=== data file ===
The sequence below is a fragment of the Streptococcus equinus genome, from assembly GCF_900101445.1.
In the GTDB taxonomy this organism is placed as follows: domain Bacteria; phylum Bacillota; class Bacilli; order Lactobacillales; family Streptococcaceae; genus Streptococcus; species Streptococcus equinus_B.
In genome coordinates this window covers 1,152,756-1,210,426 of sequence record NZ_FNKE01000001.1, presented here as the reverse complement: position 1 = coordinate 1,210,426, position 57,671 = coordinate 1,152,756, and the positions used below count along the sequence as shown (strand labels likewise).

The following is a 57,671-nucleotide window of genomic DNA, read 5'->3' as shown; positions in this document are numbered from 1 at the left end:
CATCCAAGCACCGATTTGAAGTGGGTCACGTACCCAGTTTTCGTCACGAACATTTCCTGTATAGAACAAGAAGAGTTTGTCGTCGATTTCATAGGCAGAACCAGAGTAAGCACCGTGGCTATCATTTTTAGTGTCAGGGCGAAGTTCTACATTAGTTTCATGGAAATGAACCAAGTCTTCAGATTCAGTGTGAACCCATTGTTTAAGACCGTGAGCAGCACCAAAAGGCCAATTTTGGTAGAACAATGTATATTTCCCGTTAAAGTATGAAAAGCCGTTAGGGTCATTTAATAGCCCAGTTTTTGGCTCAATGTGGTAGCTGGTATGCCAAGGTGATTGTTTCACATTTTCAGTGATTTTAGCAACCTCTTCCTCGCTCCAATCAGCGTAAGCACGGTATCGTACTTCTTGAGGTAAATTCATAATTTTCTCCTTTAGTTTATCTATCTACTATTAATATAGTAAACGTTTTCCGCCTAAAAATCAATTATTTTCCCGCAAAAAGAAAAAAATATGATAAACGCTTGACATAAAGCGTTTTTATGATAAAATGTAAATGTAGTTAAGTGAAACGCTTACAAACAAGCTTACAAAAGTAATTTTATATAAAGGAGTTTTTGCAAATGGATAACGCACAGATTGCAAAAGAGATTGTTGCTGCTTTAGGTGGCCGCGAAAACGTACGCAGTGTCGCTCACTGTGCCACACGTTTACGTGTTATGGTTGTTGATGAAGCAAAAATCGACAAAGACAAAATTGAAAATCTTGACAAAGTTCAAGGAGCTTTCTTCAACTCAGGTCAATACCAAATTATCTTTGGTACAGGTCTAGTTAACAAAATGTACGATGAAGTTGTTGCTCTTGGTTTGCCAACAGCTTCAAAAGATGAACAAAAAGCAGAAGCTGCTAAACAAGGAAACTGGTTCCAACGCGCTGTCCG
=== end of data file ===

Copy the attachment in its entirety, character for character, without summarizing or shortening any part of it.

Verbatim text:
The sequence below is a fragment of the Streptococcus equinus genome, from assembly GCF_900101445.1.
In the GTDB taxonomy this organism is placed as follows: domain Bacteria; phylum Bacillota; class Bacilli; order Lactobacillales; family Streptococcaceae; genus Streptococcus; species Streptococcus equinus_B.
In genome coordinates this window covers 1,152,756-1,210,426 of sequence record NZ_FNKE01000001.1, presented here as the reverse complement: position 1 = coordinate 1,210,426, position 57,671 = coordinate 1,152,756, and the positions used below count along the sequence as shown (strand labels likewise).

The following is a 57,671-nucleotide window of genomic DNA, read 5'->3' as shown; positions in this document are numbered from 1 at the left end:
CATCCAAGCACCGATTTGAAGTGGGTCACGTACCCAGTTTTCGTCACGAACATTTCCTGTATAGAACAAGAAGAGTTTGTCGTCGATTTCATAGGCAGAACCAGAGTAAGCACCGTGGCTATCATTTTTAGTGTCAGGGCGAAGTTCTACATTAGTTTCATGGAAATGAACCAAGTCTTCAGATTCAGTGTGAACCCATTGTTTAAGACCGTGAGCAGCACCAAAAGGCCAATTTTGGTAGAACAATGTATATTTCCCGTTAAAGTATGAAAAGCCGTTAGGGTCATTTAATAGCCCAGTTTTTGGCTCAATGTGGTAGCTGGTATGCCAAGGTGATTGTTTCACATTTTCAGTGATTTTAGCAACCTCTTCCTCGCTCCAATCAGCGTAAGCACGGTATCGTACTTCTTGAGGTAAATTCATAATTTTCTCCTTTAGTTTATCTATCTACTATTAATATAGTAAACGTTTTCCGCCTAAAAATCAATTATTTTCCCGCAAAAAGAAAAAAATATGATAAACGCTTGACATAAAGCGTTTTTATGATAAAATGTAAATGTAGTTAAGTGAAACGCTTACAAACAAGCTTACAAAAGTAATTTTATATAAAGGAGTTTTTGCAAATGGATAACGCACAGATTGCAAAAGAGATTGTTGCTGCTTTAGGTGGCCGCGAAAACGTACGCAGTGTCGCTCACTGTGCCACACGTTTACGTGTTATGGTTGTTGATGAAGCAAAAATCGACAAAGACAAAATTGAAAATCTTGACAAAGTTCAAGGAGCTTTCTTCAACTCAGGTCAATACCAAATTATCTTTGGTACAGGTCTAGTTAACAAAATGTACGATGAAGTTGTTGCTCTTGGTTTGCCAACAGCTTCAAAAGATGAACAAAAAGCAGAAGCTGCTAAACAAGGAAACTGGTTCCAACGCGCTGTCCG